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US Securities and Exchange Commission

SEC Charges Former Coinbase Manager for Crypto Insider Trading

Soyoung Ho  Senior Editor, Accounting and Compliance Alert

Soyoung Ho  Senior Editor, Accounting and Compliance Alert

The SEC filed insider trading charges against Ishan Wahi, a former manager of Coinbase, an online platform that let customers buy, sell, transfer, or store cryptocurrency. The commission also charged his brother, Nikhil Wahi, and his friend, Sameer Ramani.

The agency alleged that they made ill-gotten profits of more than $1.1 million by trading ahead of announcements related to certain crypto assets that would be made available for trading on Coinbase from at least June 2021 through April 2022.

“We are not concerned with labels, but rather the economic realities of an offering,” SEC enforcement chief Gurbir Grewal said in a statement. “In this case, those realities affirm that a number of the crypto assets at issue were securities, and, as alleged, the defendants engaged in typical insider trading ahead of their listing on Coinbase. Rest assured, we’ll continue to ensure a level playing field for investors, regardless of the label placed on the securities involved.”

The charges were filed with the U.S. District Court of the Western District of Washington’s Seattle Division on July 21, 2022.

Coinbase is one of the largest crypto trading platforms in the U.S. with more than 98 million users. Since at least May 2020, Coinbase started announcing on its blog or Twitter feed when it will begin listing certain crypto assets on its platform.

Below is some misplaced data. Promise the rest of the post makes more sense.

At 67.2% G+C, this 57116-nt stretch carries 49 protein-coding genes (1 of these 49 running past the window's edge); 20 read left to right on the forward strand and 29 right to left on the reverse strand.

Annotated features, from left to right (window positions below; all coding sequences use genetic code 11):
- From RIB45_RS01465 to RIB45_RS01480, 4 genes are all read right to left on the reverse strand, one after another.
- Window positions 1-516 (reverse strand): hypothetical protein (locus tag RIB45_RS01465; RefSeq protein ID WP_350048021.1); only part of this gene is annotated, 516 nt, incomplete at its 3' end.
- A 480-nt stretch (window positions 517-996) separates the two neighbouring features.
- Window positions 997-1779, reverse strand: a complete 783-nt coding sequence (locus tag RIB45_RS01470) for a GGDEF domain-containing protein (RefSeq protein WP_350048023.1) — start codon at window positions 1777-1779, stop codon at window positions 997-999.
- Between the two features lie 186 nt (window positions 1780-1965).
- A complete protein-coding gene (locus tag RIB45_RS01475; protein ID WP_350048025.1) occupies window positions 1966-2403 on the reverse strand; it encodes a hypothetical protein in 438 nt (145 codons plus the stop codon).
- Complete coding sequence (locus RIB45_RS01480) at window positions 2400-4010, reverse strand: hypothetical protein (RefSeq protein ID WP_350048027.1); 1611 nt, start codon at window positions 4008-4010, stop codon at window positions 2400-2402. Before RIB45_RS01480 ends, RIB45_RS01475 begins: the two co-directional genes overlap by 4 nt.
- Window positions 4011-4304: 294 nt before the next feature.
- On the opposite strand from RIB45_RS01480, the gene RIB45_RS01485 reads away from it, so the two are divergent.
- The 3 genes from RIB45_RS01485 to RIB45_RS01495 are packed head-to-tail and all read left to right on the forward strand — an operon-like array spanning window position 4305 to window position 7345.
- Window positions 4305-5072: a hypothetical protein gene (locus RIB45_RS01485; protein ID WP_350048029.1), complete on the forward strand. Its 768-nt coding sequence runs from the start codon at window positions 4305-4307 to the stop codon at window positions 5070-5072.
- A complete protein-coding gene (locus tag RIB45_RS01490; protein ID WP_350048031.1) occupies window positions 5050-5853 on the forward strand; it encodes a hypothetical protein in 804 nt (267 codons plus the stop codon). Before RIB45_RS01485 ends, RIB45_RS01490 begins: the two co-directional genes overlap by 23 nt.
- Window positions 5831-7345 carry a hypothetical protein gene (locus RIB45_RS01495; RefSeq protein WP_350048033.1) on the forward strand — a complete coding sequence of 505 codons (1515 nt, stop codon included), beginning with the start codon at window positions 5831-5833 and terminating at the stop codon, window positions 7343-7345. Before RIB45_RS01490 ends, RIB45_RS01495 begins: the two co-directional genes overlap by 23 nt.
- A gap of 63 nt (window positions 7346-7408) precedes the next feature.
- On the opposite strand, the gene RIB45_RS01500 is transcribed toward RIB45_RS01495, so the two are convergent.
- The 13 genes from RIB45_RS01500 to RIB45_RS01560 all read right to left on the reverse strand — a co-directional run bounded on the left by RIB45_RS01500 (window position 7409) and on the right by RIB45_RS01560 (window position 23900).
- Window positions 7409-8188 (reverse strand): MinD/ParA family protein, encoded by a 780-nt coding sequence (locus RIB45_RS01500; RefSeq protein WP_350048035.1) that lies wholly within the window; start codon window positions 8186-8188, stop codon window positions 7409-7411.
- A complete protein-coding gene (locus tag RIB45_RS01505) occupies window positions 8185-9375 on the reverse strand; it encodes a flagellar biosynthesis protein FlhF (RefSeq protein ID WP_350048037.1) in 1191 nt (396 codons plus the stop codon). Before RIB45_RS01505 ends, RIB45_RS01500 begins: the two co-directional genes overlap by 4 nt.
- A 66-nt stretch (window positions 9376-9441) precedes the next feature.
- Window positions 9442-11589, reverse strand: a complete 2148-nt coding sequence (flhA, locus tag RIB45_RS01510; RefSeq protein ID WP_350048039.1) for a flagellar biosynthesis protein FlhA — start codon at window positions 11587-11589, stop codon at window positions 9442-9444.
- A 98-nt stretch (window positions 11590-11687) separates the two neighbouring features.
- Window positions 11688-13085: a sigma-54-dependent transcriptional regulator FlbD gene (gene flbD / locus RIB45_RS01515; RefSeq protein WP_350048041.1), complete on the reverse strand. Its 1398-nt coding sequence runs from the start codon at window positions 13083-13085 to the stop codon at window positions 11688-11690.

The SEC said the prices of crypto assets identified in the listing announcements typically go up quickly and significantly. The trading volume also skyrockets sometimes.

When he was at Coinbase, Ishan Wahi was a manager in Assets and Investing Products group. He had first-hand knowledge of what crypto assets Coinbase planned to support and when it planned to make listing announcements, the complaint states.

Coinbase’s employee policies state that material nonpublic information include “information about a decision by Coinbase to list, not list, or add features to a Digital Asset.” The policies emphasized that employees should never disclose sensitive information.

However, the commission alleged that Ishan Wahi repeatedly tipped his brother and his close friend with information about listings’ timing and content. The complaint notes that he communicated by phone and text, including phone calls and message that would not be captured in U.S. phone company records because he was using a phone with a non-U.S. phone number.

Thus, ahead of the announcements, Nikhil Wahi and Ramani allegedly bought at least 25 crypto assets and typically sold them shortly after the announcements for a profit. The SEC said at least nine of the 25 assets were securities, which the commission has the power to regulate and enforce its rules.

For example, the complaint said that on November 12, 2021, Ishan learned that Coinbase would soon announce the listing of POWR, a crypto asset security. Three days later, just minutes after receiving confirmation that POWR would be listed later that day, Ishan called Nikhil. Beginning at 2:52 pm ET—two minutes before the Coinbase listing announcement—a blockchain address Nikhil controlled bought 18,413 POWR for about $7,000. Almost immediately after the announcement, that blockchain address exchanged those tokens for about $10,050 in another crypto asset. As a result, Nikhil netted about $3,050.